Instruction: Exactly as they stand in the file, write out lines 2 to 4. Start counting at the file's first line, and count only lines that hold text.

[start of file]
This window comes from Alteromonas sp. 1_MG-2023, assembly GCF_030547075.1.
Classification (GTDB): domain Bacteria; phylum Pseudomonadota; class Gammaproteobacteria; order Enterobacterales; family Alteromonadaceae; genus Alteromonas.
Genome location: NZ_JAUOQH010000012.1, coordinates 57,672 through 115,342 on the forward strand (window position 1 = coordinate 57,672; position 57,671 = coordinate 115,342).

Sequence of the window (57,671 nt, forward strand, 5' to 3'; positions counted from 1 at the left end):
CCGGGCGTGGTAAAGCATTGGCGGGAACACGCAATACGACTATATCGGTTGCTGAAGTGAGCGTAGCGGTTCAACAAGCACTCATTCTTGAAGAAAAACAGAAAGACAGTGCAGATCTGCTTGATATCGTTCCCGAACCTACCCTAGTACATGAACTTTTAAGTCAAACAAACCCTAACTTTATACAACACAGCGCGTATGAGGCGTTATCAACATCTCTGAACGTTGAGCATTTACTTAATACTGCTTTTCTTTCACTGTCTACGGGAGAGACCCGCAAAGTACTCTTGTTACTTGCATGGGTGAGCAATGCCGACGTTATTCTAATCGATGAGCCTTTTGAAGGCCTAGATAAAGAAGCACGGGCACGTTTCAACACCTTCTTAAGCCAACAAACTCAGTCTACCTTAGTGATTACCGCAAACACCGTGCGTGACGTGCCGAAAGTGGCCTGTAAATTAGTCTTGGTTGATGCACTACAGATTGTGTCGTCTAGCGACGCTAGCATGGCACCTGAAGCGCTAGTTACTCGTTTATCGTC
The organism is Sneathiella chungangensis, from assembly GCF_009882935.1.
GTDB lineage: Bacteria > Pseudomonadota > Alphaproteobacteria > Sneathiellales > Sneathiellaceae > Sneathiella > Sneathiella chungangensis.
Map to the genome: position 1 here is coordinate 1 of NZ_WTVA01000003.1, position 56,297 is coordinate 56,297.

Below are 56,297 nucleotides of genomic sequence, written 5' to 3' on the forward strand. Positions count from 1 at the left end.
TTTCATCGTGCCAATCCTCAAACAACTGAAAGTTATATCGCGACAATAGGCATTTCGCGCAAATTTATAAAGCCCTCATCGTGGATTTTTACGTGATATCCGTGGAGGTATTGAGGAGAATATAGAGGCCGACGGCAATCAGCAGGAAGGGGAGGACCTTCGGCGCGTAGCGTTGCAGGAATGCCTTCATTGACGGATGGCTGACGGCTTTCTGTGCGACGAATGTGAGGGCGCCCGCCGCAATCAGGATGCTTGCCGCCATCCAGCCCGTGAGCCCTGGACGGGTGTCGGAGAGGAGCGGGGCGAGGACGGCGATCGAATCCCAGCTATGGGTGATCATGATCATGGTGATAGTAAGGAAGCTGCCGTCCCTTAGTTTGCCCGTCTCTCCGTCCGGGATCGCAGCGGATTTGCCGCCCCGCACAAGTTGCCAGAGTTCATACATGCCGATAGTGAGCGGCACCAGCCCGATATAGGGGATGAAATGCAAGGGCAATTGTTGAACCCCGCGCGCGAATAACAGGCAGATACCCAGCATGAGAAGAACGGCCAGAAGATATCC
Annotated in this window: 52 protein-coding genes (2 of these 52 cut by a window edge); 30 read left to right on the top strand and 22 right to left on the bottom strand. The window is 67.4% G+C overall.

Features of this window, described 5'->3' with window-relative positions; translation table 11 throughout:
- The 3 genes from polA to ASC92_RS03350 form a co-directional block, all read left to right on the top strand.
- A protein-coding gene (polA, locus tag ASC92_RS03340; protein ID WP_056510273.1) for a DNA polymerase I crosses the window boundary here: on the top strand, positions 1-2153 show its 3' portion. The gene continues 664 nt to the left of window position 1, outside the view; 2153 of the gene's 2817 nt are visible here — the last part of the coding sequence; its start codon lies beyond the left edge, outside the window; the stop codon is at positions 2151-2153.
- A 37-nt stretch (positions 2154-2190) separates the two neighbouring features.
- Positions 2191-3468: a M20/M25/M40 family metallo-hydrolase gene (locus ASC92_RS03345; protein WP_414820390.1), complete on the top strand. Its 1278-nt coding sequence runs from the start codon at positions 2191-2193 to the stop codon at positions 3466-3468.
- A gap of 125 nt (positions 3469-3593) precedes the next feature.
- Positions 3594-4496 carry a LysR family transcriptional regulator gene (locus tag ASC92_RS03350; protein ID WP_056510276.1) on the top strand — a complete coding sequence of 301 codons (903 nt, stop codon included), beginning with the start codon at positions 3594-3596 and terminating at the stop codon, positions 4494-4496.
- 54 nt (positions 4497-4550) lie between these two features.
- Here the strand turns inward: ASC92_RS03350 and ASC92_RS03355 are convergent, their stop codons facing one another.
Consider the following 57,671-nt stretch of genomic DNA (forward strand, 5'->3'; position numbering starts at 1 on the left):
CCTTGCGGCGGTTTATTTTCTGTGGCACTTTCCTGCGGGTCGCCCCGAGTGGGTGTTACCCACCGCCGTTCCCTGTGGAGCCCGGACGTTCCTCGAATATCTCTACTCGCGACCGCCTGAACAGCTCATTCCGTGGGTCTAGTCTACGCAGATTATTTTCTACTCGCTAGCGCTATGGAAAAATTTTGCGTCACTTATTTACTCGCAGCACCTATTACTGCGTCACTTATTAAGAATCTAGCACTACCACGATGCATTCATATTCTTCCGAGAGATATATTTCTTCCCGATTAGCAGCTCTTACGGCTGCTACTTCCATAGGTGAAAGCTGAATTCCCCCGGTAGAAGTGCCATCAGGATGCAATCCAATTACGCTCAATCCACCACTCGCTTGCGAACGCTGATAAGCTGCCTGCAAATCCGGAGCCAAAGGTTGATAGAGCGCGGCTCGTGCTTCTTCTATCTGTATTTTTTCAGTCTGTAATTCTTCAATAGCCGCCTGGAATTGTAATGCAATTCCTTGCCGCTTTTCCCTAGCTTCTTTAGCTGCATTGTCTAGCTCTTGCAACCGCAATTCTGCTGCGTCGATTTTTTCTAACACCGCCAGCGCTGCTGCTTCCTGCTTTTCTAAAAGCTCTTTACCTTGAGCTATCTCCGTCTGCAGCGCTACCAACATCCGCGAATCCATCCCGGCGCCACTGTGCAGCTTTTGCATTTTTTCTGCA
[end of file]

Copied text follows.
Classification (GTDB): domain Bacteria; phylum Pseudomonadota; class Gammaproteobacteria; order Enterobacterales; family Alteromonadaceae; genus Alteromonas.
Genome location: NZ_JAUOQH010000012.1, coordinates 57,672 through 115,342 on the forward strand (window position 1 = coordinate 57,672; position 57,671 = coordinate 115,342).

Sequence of the window (57,671 nt, forward strand, 5' to 3'; positions counted from 1 at the left end):